Toke moved immediately. He threw himself at the dodger at an angle. His right arm and leg came first, going underneath the ball, and just as he’d planned, the ball travelled for a moment up the incline, and then shot straight up when it reached his body. Then, landing on the wall opposite where he’d started, Toke pulled an axe out from the loops on his jacket, and threw it as hard as he could. He intentionally sent it far out of the dodger’s way so that it wouldn’t detect the weapon, and while it was still flying he jumped back to his starting point on the other end of the hole. Before his feet touched the stone, he spun around in midair and gave his axe a tug. It wasn’t enough to pull it to him, he just altered its path so that it arced above the dodger, sending it flying straight back down.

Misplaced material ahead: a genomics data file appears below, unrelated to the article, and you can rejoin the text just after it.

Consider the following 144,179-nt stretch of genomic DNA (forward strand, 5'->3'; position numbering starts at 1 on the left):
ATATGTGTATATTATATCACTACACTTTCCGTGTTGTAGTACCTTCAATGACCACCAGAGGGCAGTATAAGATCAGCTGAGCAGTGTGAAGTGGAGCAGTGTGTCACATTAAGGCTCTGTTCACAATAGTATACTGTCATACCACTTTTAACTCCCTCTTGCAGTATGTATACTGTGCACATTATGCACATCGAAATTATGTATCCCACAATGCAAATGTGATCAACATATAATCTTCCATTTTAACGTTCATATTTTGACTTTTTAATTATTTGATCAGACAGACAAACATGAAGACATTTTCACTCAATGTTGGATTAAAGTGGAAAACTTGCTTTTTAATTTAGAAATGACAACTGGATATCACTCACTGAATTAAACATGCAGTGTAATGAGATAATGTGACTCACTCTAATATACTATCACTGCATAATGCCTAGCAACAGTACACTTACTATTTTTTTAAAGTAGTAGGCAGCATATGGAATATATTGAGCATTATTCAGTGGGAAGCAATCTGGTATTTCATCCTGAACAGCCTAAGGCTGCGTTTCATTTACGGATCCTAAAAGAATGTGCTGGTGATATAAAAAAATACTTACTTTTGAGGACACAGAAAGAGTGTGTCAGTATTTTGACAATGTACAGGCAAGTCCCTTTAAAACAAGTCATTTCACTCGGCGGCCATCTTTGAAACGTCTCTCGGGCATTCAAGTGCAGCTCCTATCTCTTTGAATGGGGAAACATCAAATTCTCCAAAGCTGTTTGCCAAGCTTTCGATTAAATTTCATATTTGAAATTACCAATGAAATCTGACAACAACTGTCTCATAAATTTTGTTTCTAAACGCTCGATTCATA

Now! Toke thought, jumping once more. This time, he waited for the dodger to go past him, and then followed it down, anchoring himself back to the ground to sped his descent. He extended his arms and legs so to be on all sides of the ball. As he’d predicted, the dodger panicked, trying to escape, but Toke was coming down too fast. He hit the ground on all fours, ignoring the impact that rattled his teeth, and fell on top of the dodger. Trapped underneath his body, the ball struggled to get away, but Toke was able to keep it contained. Hesitantly, he let himself up a little, reached underneath his torso, and snatched the dodger before it had the chance to escape.